Immigration reform tends to draw out the same debate over the American economy and job rate in terms of undocumented immigrants and the possibility of amnesty especially in my current city of Maryville, Tennessee. Both sides have plenty of arguments as to why undocumented immigrants both help and hurt the economy, but one aspect of immigration that is overlooked in the debate on reform is the legal system of guest worker visas. According to the Migration Policy Institute, guest workers “are people who are imported to meet labor market needs in the United States or in any country for limited periods of time. Their admission is not considered a basis for permanent residence or permanent stays in the country,” (Meissner). Guest workers fill many different job types in the United States and brings about its own issues for American workers and vulnerability of the guest workers.

Many believe that a guest worker visa recipient is someone with expert training who fills a specific need in America through a visa. While there are some guest worker visa holders who have expert, special skills, that is not the case for a significant portion of guest workers. According to the Department for Professional Employees, “Fifty-four percent, 130,528, of the H-1B visas in FY 2010, the most recent year with available data, went to non-immigrants for “entry-level” positions. Entry-level positions require a “basic understanding of duties and perform routine tasks requiring limited judgment.” Entry-level positions also happen to be the lowest paid” (“Guest Worker Visas”). This directly argues against the idea that those coming into the country on a guest worker visa are only stepping into jobs that require specialized training. Guest workers filling entry-level jobs may not be as necessary and can be an instance of large corporations opting for cheaper labor sources. One example includes Souther California Edison (SCE) who between 2014-2015 laid off 500 information technology professionals whom they replaced with guest workers. Those who were laid off were required to train the new guest workers in order to receive their severance package (“Guest Worker Visas”). Instead of hiring US citizens who require a set wage, the current guest worker visa system is easily abused by corporations while leaving the guest workers rather defenseless.

If a person comes to America on a guest worker visa with limited training or education, he or she is more likely to experience mistreatment since he or she has few other options for employment. These workers fill job sectors according to these specific categories where there may not enough workers to fill the jobs; however, guest workers who fulfill an important facet of the American economy are not guaranteed basic human rights. Guest workers in America are extremely vulnerable as they are tied to their job economically and socially since they are only in the country for the purpose of fulfilling a work requirement. The disposability and exploitation is described by the Southern Poverty Law Center in their report on guest workers. First, the report establishes the main issue that leads to harm, which is that “unlike U.S. citizens, guest workers do not enjoy the most fundamental protection of a competitive labor market — the ability to change jobs if they are mistreated. Instead, they are bound to the employers who “import” them” (Close to). When a citizen who works for a company dislikes his or her job situation, he or she has the ability to leave and find better options. This is much harder or even impossible for guest workers under the current system.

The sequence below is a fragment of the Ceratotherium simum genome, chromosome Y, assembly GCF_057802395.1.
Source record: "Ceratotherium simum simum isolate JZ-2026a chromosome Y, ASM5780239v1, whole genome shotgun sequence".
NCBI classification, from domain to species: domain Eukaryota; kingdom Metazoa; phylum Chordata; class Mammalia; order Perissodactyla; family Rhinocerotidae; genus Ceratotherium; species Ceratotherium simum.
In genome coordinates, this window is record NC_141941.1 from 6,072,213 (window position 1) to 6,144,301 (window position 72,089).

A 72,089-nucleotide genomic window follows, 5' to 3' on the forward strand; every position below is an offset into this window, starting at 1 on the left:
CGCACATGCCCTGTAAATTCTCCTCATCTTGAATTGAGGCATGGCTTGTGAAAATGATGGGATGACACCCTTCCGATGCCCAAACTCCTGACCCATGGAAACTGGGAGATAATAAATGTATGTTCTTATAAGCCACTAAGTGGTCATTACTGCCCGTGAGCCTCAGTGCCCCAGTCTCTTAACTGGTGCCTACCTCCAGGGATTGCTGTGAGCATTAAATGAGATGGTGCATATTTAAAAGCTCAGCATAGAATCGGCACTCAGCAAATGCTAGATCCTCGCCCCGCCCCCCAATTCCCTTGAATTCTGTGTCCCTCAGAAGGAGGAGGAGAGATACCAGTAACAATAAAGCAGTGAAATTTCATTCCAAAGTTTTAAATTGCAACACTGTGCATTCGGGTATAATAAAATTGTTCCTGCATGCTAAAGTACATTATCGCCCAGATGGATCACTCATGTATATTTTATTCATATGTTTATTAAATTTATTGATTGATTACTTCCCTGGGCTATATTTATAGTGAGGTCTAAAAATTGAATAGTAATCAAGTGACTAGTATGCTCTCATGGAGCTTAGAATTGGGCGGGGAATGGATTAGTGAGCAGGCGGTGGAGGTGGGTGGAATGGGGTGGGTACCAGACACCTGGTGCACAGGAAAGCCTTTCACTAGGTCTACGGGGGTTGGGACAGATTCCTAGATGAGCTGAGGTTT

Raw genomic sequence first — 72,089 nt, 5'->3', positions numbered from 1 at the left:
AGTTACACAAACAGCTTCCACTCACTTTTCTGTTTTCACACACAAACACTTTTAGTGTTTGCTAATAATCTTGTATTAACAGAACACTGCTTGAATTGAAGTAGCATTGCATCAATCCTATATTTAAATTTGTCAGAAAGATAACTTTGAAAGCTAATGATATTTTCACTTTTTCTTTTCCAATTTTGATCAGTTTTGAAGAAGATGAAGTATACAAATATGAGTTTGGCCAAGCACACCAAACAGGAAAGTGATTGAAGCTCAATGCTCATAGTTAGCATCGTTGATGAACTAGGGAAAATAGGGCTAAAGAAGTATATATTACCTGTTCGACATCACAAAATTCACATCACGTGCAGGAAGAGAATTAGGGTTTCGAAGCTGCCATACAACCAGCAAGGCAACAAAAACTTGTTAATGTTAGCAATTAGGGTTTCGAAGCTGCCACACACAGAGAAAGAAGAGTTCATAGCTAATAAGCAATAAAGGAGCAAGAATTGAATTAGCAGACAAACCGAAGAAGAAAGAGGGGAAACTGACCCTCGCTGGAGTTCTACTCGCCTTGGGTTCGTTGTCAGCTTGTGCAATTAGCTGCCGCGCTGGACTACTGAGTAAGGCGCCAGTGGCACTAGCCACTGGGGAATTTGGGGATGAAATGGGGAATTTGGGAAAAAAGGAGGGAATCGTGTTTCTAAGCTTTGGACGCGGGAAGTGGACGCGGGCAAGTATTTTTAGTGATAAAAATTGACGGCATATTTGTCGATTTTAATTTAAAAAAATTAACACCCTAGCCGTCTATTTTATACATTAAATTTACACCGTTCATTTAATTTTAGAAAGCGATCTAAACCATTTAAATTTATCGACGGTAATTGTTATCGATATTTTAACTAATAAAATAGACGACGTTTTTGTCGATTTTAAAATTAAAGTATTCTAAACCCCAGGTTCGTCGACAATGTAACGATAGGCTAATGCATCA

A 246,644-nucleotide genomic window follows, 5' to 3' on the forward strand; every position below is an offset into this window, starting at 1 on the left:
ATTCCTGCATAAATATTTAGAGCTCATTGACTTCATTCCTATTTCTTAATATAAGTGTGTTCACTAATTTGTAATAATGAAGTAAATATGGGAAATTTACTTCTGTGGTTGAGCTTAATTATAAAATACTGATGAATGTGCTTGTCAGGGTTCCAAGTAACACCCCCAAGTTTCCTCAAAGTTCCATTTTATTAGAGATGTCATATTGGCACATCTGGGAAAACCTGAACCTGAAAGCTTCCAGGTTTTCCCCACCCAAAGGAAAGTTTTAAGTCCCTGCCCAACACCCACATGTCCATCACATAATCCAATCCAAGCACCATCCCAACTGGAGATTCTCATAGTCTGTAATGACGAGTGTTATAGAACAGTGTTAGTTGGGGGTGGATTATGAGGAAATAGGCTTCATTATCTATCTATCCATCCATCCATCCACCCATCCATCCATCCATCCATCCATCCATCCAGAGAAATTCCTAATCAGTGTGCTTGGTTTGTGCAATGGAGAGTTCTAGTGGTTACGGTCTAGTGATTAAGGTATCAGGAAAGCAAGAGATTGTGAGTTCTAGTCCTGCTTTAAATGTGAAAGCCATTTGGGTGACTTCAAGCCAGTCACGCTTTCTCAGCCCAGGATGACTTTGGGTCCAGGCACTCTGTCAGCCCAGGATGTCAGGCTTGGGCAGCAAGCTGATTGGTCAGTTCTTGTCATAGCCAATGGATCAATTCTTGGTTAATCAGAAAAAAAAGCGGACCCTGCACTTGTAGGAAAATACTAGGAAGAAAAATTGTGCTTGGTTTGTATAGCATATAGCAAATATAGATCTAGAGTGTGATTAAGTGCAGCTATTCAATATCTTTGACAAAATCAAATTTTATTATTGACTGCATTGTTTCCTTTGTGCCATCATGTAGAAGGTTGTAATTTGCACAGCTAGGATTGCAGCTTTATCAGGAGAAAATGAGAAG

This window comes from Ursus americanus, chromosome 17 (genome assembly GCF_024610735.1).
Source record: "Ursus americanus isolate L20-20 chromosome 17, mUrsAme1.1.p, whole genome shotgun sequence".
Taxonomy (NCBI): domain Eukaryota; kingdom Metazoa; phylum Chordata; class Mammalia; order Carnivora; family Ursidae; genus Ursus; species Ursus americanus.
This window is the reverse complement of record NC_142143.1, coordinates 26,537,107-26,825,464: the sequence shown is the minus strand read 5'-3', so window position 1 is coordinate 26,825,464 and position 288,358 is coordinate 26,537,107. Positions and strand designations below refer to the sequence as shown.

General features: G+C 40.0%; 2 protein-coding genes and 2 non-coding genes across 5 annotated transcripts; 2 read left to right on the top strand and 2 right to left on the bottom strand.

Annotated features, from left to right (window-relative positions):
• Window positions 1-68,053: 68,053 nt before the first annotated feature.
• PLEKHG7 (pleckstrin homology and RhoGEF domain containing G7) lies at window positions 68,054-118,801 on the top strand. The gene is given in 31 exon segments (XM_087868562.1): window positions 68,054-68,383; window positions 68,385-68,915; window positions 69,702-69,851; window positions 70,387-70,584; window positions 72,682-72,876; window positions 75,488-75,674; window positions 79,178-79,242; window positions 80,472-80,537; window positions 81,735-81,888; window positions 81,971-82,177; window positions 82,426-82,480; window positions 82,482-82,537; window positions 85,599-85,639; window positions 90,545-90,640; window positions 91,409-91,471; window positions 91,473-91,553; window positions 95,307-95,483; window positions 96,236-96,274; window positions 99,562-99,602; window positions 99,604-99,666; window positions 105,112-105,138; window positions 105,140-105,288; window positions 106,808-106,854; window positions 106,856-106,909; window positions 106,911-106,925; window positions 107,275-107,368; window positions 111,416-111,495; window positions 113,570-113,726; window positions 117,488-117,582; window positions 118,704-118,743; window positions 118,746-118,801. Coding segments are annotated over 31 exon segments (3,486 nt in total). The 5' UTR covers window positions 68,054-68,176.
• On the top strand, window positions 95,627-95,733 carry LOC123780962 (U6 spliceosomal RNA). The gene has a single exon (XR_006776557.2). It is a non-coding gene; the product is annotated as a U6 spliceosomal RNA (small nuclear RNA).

Outside of having limited choice in one’s position, guest workers face abuse and harmful conditions. Specific abuses cited by the SPLC include: human trafficking and debt servitude, terrible working conditions, squalid living conditions, and denial of medical benefits for on the job injuries (Close to). These conditions are harmful to the workers and can come with the territory of guest worker programs. All of the abuse can easily occur because “the employer literally holds the deportation card. One of the most chronic abuses reported by guest workers concerns the seizure of identity documents” (Close to). Because of the possibility and documented cases of abuse and exploitation, there are many, including the SPLC, who do not condone the guest worker program. The SPLC and others have called for an entirely new guest worker program.

Ethical changes to the guest worker program in the United States is an important, but sometimes overlooked, aspect of necessary immigration reform. Current regulations such as restrictions against using recruiters who charge a fee, a company having to prove there is no American laborer to fill the position, or requiring a specific job guaranteed to an incoming guest worker are not well enforced. Reform options include removal of the guest worker system completely, but that extreme is much less likely to ever be approved. In order to keep a guest worker program in America, there should be stricter caps on how many and what kind of guest workers are granted visas even to the point of not having any visas given for entry-level work. There also needs to be enforcement and oversight provisions crafted for the safety of guest workers when they are in the country. Another way to address these issues is to require companies to follow federal labor laws for guest workers as if they were American citizens. Guest workers do the same work an American would and should be entitled to the same basic human rights guaranteed in this country.